Meanwhile, siblings are still close enough in age to share common interests, and many moms say the older child is a built-in mentor. "I'm always surprised at how much further ahead A.J. is than Kobe was at the same age," says Kelley Thompson, of Flower Mound, Texas, about her 4- and 7-year-old sons. "A.J. has a big brother to keep up with. He walked earlier, plus he's showing much more finesse at soccer, thanks to Kobe's teaching him what to do. Now they actually play together."
Careerwise, a 2- to 4-year age gap between kids may be ideal, assuming that you're doing classic maternity leaves and then returning full-time to your job. "This spacing let me concentrate on learning to be a mother for a few years while at the same time continuing to work hard at my career," says Mary Plaza, a Basking Ridge, New Jersey, insurance consultant and mother of three kids born three years apart. If you want to stay home until the kids are school-age, a tighter spacing is best for consolidating your career time-out.
The Lows: This revolving door—from baby to toddler mode, and then back again—can make you feel like you're in a very smelly remake of Groundhog Day. "Except for a few months along the way," says mom-of-three Page, "I have been changing diapers now for almost 10 years!" It can be especially vicious during naptime—your older child will be outgrowing his siesta just when you really need that afternoon break again.
It's also tough to ask for babysitting help when you have a rambunctious toddler and a new baby. "When my older child was little, finding someone to watch her for an hour or two was a snap. Family would line up to offer," says Jeri Ann Hall, a Memphis mom of two kids two years apart. "But a toddler and a baby—and when they get older, a 5-year-old and a 3-year-old—well, no one flat-out refuses, but they definitely make it clear they should be our last resort."
Expert Wisdom: Your firstborn was used to having you all to herself and now, whenever you're not free to play with her, she may become frustrated and pull some mean-kid moves on the new baby. Your reactions to her behavior can nip sibling rivalry in the bud. "Constantly telling your toddler 'No' may foster jealousy, because you'll be seen as taking the baby's 'side,'" says Linda Sonna, Ph.D., a child psychologist and author of The Everything Parent's Guide to Raising Siblings. Immediately discipline any aggressive acts, but quickly shift the emphasis to showing big sib how to handle—and enjoy—her new brother or sister.
Harmony-at-Home Tip: Getting your preschooler to help with the baby makes her feel like an important member of the family. "Megan liked getting bottles, diapers, and wipes," says Page. "We'd also sing songs to calm Macy when she cried, and I even assigned Megan 'babysitting' duties, like dancing while Macy was in her bouncy chair."
The Playground Wisdom: There are big winners with this spacing. Your kids each get the benefits of being an only child—lots of individual attention—but also the companionship of a sibling, even if they're not super tight. Meanwhile, you get to focus on each child with more freedom. "I definitely feel like I'm getting to know my kids as individuals," says Mary Ann Guman, a mother of three from Bethlehem, Pennsylvania, who had an eight-year break between her firstborn and her second. Lisa Laurente, of Bakersfield, California, who has three kids—ages 12, 10, and 5—agrees: "A large gap between children has allowed me to cherish the moments I have with my youngest child."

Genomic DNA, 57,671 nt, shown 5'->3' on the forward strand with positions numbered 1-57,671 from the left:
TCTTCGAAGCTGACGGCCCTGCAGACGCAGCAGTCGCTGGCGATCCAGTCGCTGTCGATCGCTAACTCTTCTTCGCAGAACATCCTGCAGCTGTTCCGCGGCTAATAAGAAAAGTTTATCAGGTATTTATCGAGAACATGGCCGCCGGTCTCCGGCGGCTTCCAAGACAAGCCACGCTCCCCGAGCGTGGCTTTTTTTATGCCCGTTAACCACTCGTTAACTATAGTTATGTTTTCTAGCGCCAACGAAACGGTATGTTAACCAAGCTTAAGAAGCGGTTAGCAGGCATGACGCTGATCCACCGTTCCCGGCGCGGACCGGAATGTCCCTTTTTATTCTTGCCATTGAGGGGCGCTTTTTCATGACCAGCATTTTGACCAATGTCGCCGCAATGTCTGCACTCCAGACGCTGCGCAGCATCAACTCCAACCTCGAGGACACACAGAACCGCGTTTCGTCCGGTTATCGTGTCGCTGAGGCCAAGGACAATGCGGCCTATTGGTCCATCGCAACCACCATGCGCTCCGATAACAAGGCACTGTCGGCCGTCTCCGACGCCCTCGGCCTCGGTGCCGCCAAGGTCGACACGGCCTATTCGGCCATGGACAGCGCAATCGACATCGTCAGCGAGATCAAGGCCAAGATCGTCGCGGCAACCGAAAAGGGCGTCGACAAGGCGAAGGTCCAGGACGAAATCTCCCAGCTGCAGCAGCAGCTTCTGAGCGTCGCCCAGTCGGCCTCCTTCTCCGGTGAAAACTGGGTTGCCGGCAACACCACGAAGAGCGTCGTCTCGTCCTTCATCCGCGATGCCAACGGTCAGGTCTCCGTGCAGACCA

The Highs: Like Cher on a comeback tour, you're a little older but smarter and more confident. "I'm not as frazzled as I was with my two older children," says Laurente. "I have a more patient take on parenting." Your partner will likely feel the same way too. As a couple, you've had years to practice being a united front for the kids while also making time for each other, so this spacing may be the easiest on your marriage. Your firstborn may get a boost too. Laurente says her older kids were mature enough to really pitch in. "They learned to be more independent and help each other."
Meanwhile, don't write off the buddy potential. "I didn't know whether a 4-year-old and 10-year-old would want to spend a lot of time together, but the kids play, and sometimes fight, like the best of friends," says Lachelle Nettles from Dripping Springs, Texas. Your little one gets a more sophisticated mentor than he would with a sibling closer in age. As they grow up together, the older child can help guide his younger sibling through the world of playground rules, schoolwork, cliques, and lots more.
The Lows: You're commuting every day between Kid Nation—with grade-school obligations and evening Little League—and Planet Baby, which requires that you carry a cubic ton of gear, and likely a fussy infant, everywhere you go. "It was quite an adjustment," says Laurente, of returning to diapers and naps after such a long break. "I didn't think about how exhausted I'd be trying to entertain a toddler while attending baseball games." That may mean less time and energy for baby-friendly "Mommy and Me" activities.
Financially, this spacing has some downfalls. Your stroller and car seat will be out-of-date, so you'll need all new gear.
Expert Wisdom: Forget jealous—your older child might act positively bitter. "The arrival of a new baby can be more difficult for someone who's been an only child for a long time," says Dr. Maholmes. "You have nine months to prepare him; use this time to talk about all the good and potentially tough changes coming."
Harmony-at-Home Tip: The baby will get plenty of the spotlight, so remember to dote on your former only. "Abby loves to read bedtime stories to her little sisters," says Guman, "but we also give her special privileges like letting her stay up a little later at night. She likes to just hang out with us."